Earth Sciences
Welcome to Stellenbosch University

​​Field trips

Students taking the Earth Science Programme can participate in various Field Trips​:

​​The 1st yr Field Skills module covers a range of aspects, such as defining lithological packages, recognizing map scale; working with topographic maps and aerial photos; identification of sedimentary, metamorphic and igneous rocks and structures in the field and their depositional or emplacement significance, practical consideration of the natural environment; understanding impacts of climate change.

The 2nd and 3rd year Field Skills modules will cover aspects such as  defining lithological packages, recognizing map scale; use of structural compasses to record structural information and geological map construction; working with topographic maps and aerial photos; identification of sedimentary, metamorphic and igneous rocks and structures in the field and their depositional or emplacement significance; ore deposit indicators and rock associations; practical consideration of environmental systems and geochemistry of estuaries.


Ganzekraal:​

 

Student feedback: "The first in-field experience that a geology student encounters at Stellenbosch University is the second year trip to Ganzekraal. The trip has a specific focus on structural geology but also touches on sedimentary features and identifying different lithologies of the Malmsbury Group. For most, this is one of the most memorable trips throughout an undergraduate’s lifespan as it provides an insight to practical geology outside of the class-room. In addition to this, it also provides the necessary foundation..." read more...

 

Economic geology field trip Cape Town area

The second year Earth Science students were afforded a learning opportunity at historical mining sites in the greater Cape Town area. First stop on the field trip was a morning jaunt up to the old tin workings on Jordan Wine Farm, where students could observe endogranitic fracture-controlled cassiterite (tin oxide) mineralisation. They were also treated to an excellent overview and tasting experience of the geological controls on wine production (i.e., terroir) provided by Ms. Thea van der Merwe (thanks Thea and Jordan Wines!!). The next stop on the tour was the low grade manganese mineralisation located above Chapmans Peak Drive in Hout Bay, which was mined between 1909 and 1911. After a short but strenuous hike, students were able observe the mineralisation, map out the main mineralised fissure, and interpret the wall rock alteration signatures.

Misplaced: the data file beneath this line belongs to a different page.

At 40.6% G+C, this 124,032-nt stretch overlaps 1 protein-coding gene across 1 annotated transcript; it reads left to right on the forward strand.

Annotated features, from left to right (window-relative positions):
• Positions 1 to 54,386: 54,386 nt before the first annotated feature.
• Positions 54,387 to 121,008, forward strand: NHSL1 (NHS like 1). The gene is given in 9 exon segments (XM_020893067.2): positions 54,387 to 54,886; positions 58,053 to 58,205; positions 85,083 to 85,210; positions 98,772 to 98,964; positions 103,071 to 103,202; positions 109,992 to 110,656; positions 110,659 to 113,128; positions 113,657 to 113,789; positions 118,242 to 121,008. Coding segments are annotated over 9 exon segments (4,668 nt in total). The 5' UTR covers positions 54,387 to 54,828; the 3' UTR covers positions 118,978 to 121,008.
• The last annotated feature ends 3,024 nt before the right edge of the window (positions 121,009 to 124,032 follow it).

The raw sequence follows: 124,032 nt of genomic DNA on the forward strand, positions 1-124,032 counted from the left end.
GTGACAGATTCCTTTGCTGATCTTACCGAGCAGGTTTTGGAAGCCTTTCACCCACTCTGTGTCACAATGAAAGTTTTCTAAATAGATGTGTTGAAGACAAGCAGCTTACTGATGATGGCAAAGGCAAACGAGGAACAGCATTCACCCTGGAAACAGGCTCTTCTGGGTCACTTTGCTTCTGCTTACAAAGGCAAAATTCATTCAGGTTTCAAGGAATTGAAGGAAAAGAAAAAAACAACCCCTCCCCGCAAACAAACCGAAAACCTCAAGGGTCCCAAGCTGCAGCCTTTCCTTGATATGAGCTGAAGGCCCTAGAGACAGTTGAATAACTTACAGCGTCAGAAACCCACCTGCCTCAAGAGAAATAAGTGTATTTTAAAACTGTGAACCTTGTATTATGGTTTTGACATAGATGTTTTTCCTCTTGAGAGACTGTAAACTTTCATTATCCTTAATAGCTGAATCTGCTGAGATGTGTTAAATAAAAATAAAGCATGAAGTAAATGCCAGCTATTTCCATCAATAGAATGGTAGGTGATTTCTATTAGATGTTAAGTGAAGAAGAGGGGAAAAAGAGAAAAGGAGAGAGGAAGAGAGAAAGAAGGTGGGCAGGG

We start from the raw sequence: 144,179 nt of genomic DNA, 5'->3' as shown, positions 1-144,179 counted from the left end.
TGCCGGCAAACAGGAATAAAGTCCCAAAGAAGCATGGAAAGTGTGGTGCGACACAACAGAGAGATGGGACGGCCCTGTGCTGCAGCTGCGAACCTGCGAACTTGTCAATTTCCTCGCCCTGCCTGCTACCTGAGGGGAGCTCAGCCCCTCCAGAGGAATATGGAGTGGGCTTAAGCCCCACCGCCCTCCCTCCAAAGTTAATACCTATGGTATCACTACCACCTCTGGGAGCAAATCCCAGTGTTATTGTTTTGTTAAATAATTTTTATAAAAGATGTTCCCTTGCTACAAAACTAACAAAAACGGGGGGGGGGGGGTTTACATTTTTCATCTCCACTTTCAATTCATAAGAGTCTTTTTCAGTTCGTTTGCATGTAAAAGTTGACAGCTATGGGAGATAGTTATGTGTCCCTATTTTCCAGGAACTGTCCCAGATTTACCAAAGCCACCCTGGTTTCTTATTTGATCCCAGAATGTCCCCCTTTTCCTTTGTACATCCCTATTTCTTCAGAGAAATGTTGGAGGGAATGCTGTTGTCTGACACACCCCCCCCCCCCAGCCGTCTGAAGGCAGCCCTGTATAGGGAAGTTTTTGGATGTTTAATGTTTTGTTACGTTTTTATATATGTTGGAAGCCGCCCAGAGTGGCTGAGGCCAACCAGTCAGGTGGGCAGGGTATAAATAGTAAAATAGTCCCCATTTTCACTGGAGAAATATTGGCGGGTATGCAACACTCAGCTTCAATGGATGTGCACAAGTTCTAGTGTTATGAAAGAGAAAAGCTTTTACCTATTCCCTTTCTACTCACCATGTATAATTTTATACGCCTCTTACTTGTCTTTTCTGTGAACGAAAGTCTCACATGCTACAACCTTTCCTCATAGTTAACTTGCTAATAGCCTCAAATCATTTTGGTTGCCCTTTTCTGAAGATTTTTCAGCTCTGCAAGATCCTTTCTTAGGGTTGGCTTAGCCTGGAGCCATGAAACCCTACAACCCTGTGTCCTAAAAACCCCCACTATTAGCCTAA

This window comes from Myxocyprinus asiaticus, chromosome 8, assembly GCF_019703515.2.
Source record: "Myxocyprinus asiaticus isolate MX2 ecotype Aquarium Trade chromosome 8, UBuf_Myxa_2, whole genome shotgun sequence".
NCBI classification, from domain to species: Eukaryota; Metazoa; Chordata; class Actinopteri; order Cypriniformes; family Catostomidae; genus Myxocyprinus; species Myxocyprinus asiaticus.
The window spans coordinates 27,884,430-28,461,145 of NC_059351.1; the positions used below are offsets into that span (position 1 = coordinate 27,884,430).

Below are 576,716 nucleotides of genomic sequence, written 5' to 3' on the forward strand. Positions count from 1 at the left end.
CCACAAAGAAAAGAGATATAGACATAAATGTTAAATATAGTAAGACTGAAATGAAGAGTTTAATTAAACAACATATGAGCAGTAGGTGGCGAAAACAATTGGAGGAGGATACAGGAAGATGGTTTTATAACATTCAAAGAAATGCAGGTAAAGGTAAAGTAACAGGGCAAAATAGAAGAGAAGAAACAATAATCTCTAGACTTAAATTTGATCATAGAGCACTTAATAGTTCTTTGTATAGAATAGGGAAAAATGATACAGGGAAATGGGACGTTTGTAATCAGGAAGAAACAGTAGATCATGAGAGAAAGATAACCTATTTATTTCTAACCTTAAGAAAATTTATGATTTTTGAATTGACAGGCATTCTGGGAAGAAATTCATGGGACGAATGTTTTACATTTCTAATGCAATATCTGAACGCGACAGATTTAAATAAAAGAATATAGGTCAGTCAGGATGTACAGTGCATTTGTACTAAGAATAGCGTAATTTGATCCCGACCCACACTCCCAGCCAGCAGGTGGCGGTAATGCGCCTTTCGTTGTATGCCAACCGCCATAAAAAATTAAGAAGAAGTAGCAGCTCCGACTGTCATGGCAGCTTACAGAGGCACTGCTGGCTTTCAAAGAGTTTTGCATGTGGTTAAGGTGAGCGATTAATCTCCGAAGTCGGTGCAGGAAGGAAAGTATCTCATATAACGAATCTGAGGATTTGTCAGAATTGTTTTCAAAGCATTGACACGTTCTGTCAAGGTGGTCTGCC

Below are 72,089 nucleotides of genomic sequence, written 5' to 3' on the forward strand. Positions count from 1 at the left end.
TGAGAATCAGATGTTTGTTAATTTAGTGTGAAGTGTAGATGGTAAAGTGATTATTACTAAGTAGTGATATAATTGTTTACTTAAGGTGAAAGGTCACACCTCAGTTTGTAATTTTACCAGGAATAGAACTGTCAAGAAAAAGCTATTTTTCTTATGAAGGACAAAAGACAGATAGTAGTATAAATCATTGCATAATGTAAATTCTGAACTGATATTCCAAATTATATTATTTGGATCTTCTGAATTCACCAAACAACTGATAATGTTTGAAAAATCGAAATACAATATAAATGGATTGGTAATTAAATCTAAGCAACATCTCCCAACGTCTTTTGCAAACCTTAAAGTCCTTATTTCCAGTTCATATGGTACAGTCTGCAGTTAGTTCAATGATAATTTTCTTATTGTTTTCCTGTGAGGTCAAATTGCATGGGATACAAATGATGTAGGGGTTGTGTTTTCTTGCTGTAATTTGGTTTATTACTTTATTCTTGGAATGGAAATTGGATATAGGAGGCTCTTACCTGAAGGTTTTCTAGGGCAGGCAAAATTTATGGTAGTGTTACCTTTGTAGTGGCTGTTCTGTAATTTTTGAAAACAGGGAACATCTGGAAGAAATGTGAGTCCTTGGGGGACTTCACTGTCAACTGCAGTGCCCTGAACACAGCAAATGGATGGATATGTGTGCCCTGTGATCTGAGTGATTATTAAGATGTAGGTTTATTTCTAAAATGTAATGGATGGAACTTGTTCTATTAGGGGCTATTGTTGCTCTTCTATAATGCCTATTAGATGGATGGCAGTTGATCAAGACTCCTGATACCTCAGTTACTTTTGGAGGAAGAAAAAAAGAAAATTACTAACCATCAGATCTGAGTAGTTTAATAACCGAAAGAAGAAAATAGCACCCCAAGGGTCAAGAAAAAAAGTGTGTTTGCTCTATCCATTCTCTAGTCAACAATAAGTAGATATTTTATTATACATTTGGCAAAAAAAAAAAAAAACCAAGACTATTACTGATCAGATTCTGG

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Rooiels:

We visit the Rooi Els estuary to analyse parameters controlling water composition and quality and to find relationships and connections between parameters. We aim to answer questions such as where does the water in the estuary mainly come from, from the Rooiels River or from the sea? So, if  we assume the introduction of (hypothetical) anthropogenic pollutants into the river at an upstream site, would this affect the coastal water? Does the Rooiels river show signs of anthropogenic contamination? What about the Lourens River? ... 

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(above) 2nd year Earth Sciences students probing the Rooi Els river estuary

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(left) Reuben explaining how to use the portable spectrophotometer. (right) Nitrate analysis.


Laingsburg:

 

 (left) parasitic fold of the Prince Albert Formation (middle) mapping (right) student mapping outcrop

Feedback from our students:

"There is always some trepidation before embarking on a field trip, the nerves start to kick in as the buses are being loaded up, cautiously you start to wonder whether you packed enough ....Armed with our hand lenses, hammers, field notebooks and mapping material we set out to try and gain some understanding of what the geology was doing. Depending on who your guide was for the day you either disappeared off into the open expanse of the terrain on your own or had some help to figure out what it is you were looking at....whenever you seemed to hit an all-time low, one of the assistants designated to the trip, would pop up seemingly out of nowhere offering their knowledge and guidance. ..." read more...

 

Honours Mining Tour (Dr. Bjorn von der Heyden)

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Impressions from the 2018 honours field tour

The field trip is an excellent opportunity to explore South Africa’s rich geological history; since we will be visiting outcrop spanning from the Archean (i.e., Barberton outcrop and mines) through to the Permian-aged Karoo coal fields. In addition, the students will be have the opportunity to learn important field work techniques (e.g., field mapping) and will be expected to concisely record all geological observations and field relationships in their notebooks (2017)

 

left: Field work at the Vredefort Dom (pseudotachylites, formed as a result of frictional melting).
right: Honours class 2016 at outcrops of the Dwars River chromite and in Barberton

 Feedback from our students:

"I believe that was the most valuable learning experience I have had since I have been at varsity. ... In my opinion fieldtrips are the best way to formulate your own understanding..." S. Teek

 "...it opened my eyes to the field of geology... Our visits to the different mines were phenomenal..."

find more experiences of our honours students here...

 

See an impression on the 2015 honours tour here